Jews have a daily duty to recall the Exodus.
Remembering the Exodus is a perpetual mitzvah, and is ever-present in our daily prayers and blessings – זֵכֶר לִיצִיאַת מִצְרָיִם. It is pervasive to so many commands and rituals, to the extent that we could miss the point entirely.
It is essential to understand first principles because they are the foundational concepts that permeate the systems built upon them. So what do we mean when we say that we remember that God took the Jews out of Egypt?
It’s not the historic event that we have to recall; it’s that every single last one of us is worthy of God’s unconditional love.
If we unpack the story, the Jews in Egypt didn’t deserve to be saved because they were so good or so special; in fact, quite the opposite.
The Zohar imagines the angels arguing whether or not God should save the Jews, and the argument was that “this lot are just a bunch of idol-worshippers, and so are those!”. The Haggada admits as much – מִתְּחִלָּה עוֹבְדֵי עֲבוֹדָה זָרָה הָיוּ אֲבוֹתֵינוּ.
When Moshe told the Jews to set aside and take one sheep per family, the Midrash says that “set aside” meant setting aside their idols before taking the sheep for the mitzvah!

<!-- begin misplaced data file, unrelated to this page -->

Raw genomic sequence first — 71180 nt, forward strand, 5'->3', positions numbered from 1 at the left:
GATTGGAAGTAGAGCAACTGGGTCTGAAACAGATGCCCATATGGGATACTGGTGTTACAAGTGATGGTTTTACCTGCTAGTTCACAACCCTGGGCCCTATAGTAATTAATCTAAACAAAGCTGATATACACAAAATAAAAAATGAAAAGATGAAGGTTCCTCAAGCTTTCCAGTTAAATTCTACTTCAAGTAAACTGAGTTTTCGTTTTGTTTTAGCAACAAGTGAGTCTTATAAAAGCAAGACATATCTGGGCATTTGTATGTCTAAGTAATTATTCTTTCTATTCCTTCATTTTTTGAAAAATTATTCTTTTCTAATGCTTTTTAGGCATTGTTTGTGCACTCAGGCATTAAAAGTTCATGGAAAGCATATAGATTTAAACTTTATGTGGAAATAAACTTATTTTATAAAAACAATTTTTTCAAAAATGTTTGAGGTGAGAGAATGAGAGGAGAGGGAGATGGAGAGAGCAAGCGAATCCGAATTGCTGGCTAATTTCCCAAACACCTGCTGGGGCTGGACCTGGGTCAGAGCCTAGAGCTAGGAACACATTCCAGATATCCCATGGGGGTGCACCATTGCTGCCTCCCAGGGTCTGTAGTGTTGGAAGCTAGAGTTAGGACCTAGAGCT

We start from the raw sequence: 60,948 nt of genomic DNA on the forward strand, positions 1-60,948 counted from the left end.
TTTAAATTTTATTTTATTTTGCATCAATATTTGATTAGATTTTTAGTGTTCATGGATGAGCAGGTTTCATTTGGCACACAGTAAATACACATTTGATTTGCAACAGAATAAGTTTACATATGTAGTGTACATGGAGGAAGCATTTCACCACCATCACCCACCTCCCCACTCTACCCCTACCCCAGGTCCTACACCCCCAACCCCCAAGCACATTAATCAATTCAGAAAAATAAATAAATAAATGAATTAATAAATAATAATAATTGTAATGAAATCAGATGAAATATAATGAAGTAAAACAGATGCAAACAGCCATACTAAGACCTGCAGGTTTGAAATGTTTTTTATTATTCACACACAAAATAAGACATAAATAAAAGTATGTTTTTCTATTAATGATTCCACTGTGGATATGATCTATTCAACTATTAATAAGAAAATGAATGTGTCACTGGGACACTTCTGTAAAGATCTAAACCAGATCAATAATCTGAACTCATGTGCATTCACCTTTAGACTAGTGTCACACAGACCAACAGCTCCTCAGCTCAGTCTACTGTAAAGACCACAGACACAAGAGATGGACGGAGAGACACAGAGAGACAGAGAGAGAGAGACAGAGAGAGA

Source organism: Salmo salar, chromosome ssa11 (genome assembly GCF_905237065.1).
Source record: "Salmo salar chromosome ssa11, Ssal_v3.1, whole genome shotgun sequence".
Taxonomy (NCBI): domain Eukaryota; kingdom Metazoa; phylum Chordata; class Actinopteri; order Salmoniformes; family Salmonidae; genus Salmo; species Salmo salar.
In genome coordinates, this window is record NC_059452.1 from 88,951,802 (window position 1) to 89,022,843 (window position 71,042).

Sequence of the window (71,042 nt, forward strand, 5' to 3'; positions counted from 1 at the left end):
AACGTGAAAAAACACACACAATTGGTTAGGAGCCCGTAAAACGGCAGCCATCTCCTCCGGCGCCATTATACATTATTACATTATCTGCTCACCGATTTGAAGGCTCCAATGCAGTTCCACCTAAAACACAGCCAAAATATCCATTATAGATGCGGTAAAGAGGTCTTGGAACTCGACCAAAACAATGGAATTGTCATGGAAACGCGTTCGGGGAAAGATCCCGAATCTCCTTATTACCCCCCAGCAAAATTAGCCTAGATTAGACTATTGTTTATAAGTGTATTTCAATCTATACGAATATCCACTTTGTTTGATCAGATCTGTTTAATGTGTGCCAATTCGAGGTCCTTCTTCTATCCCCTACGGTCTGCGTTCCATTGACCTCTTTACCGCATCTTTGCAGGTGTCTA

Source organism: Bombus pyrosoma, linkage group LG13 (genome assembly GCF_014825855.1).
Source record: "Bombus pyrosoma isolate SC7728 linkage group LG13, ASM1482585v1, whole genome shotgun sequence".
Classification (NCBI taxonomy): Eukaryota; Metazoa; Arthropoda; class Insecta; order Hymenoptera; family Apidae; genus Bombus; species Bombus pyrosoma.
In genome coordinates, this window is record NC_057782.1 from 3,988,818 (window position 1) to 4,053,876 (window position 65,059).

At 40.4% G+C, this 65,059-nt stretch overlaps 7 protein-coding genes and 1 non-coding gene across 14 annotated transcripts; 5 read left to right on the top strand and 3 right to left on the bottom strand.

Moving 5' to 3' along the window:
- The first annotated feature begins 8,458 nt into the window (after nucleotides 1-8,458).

When even Moshe, already well on his way to greatness, saw Yisro’s daughters getting bullied and got involved in the dispute to protect them, the onlookers mistook him for just another Egyptian!
Moreover, the generation that left Egypt and stood at Sinai fought Moshe the rest of their lives, begging to go back to Egypt, and was ultimately doomed to wander and die in the wilderness.
The Zohar goes so far as to say that the Jews were on the 49th level of spiritual malaise, just one notch off rock bottom, the point of no return. Rav Kook notes that this adds a particular dimension to the imagery of God’s outstretched arm – it was a forceful intervention, an emergency rescue of a nation that had stumbled and was about fall off a cliff – בְּיָד חֲזָקָה וּבִזְרֹעַ נְטוּיָה.
That is to say that on a fundamental level, the Jews didn’t deserve rescuing at all.
And yet crucially, as R’ Chaim Kanievsky notes, God responded to their cries all the same – וַנִּצְעַק אֶל־ה’ אֱלֹהֵי אֲבֹתֵינוּ, וַיִּשְׁמַע ה’ אֶת־קֹלֵנוּ.
The Divrei Chaim notes that the very first Commandment is no command at all; God “introduces” himself as the God who took us out of Egypt – אָנֹכִי ה’ אֱלֹהֶיךָ אֲשֶׁר הוֹצֵאתִיךָ מֵאֶרֶץ מִצְרַיִם מִבֵּית עֲבָדִים. It’s not a command – it is just a simple statement of fact. We might not deserve redemption, yet God redeems us all the same.
R’ Tzadok haKohen writes that to remember Egypt is to remember God’s first declarative sentence; our God rescues people from Egypt, whoever they are.
The Ropshitzer quipped that תְּחִלָּה לְמִקְרָאֵי קדֶשׁ זֵכֶר לִיצִיאַת מִצְרָיִם – the first step towards holiness is remembering that the same Exodus that rescued people from the abyss once before could be just a moment away.
So when we remind ourselves about Egypt, it’s not just that it happened once, but that, as the Lubavitcher Rebbe put it, God’s redemption is not contingent on our worthiness.